AB 3109 — Settlement Provisions Waiving Right to Testify About Harassment

(Adds Civil Code Section 1670.11)

What the law currently requires

Existing law provides that people should be free to seek redress of their grievances with the government, and to exercise free speech rights. Contract law also provides that a contract is illegal if it violates a law or is contrary to public policy.

How this bill changes the law

This bill makes contract provisions (entered into on or after January 1, 2019) that waive a party’s right to testify in an administrative, legislative, or judicial proceeding about alleged criminal conduct or sexual harassment void and unenforceable, when the party has been required or requested to attend the proceeding pursuant to a court order, subpoena, or written request from an administrative agency or the legislature. This law is particularly relevant to settlement agreements relating to an alleged sexual harassment claim, and its requirements are related to the new CCP Section 1001 created by SB 820, above.

What you need to do in the next 90 days to adjust to the new law

Previously entered into provisions appear to be exempted from this law. Nevertheless, you should discuss with competent counsel how to word confidentiality provisions in future sexual harassment settlements so as not to potentially run afoul of this law, for example by permitting disclosure if required or requested pursuant to a court order, subpoena, or written request from an administrative agency or the legislature.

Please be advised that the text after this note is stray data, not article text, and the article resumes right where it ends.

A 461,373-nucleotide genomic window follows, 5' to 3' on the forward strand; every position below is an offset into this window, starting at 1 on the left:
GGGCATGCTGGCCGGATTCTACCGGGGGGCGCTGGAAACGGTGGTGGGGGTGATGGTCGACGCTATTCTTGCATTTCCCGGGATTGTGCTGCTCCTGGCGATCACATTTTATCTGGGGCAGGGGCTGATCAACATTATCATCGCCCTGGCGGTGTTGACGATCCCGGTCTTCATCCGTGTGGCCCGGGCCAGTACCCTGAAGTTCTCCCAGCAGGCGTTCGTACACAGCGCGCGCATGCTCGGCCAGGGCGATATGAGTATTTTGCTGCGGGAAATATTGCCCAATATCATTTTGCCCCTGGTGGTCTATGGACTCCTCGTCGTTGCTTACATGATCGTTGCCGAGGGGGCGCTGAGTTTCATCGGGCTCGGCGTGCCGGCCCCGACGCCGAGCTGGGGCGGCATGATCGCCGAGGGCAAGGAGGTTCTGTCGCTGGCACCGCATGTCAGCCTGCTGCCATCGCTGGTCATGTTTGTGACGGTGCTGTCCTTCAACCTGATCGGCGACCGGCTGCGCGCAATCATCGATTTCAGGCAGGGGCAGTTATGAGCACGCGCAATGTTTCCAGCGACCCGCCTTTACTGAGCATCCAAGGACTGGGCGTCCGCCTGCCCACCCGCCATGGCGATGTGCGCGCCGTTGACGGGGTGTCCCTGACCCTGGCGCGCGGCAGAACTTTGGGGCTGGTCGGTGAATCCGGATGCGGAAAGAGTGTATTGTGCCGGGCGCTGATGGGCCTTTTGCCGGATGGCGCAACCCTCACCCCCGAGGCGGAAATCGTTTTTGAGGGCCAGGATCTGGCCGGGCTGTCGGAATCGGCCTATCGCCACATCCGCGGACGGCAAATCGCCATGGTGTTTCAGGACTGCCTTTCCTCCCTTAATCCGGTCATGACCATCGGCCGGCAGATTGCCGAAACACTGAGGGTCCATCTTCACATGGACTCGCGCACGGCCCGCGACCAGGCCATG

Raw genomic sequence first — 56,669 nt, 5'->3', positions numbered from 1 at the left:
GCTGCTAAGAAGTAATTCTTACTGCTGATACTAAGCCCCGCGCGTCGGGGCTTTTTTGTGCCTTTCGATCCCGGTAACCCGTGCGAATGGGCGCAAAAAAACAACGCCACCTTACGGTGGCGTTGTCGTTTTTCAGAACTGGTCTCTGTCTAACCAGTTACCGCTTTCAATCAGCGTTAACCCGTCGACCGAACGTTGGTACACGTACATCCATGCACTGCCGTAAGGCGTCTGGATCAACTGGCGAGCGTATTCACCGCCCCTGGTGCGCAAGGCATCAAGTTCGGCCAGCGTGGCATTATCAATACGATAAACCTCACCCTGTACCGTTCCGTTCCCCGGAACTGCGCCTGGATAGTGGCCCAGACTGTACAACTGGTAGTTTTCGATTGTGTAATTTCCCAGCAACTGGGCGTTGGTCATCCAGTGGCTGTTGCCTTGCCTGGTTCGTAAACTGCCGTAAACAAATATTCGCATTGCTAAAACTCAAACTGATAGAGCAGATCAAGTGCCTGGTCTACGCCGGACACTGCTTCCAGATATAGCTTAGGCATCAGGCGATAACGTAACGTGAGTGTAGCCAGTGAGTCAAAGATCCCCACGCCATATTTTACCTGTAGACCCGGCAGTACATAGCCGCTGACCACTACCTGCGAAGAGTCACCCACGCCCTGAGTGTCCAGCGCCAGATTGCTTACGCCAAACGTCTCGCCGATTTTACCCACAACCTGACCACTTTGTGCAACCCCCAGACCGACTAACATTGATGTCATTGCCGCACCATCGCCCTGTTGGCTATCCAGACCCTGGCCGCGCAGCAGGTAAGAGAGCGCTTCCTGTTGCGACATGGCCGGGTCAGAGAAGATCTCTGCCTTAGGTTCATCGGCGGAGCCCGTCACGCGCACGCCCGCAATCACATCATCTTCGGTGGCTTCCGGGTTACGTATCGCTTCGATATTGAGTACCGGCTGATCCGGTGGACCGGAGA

SB 224 — Expansion of business/service/professional relationships subject to sexual harassment liability and easing of showing plaintiffs must make

(Amends Civil Code § 51.9 and Gov. Code §§ 12930 and 12948)

What the law currently requires

Under existing law, a plaintiff establishes liability for sexual harassment by proving specified elements, including, among other things, that there is a business, service, or professional relationship between the plaintiff and defendant and that the plaintiff is unable to easily terminate that relationship. Existing law provides that a relationship may exist between a plaintiff and certain persons, including an attorney, holder of a master’s degree in social work, real estate agent, and real estate appraiser.

How this bill changes the law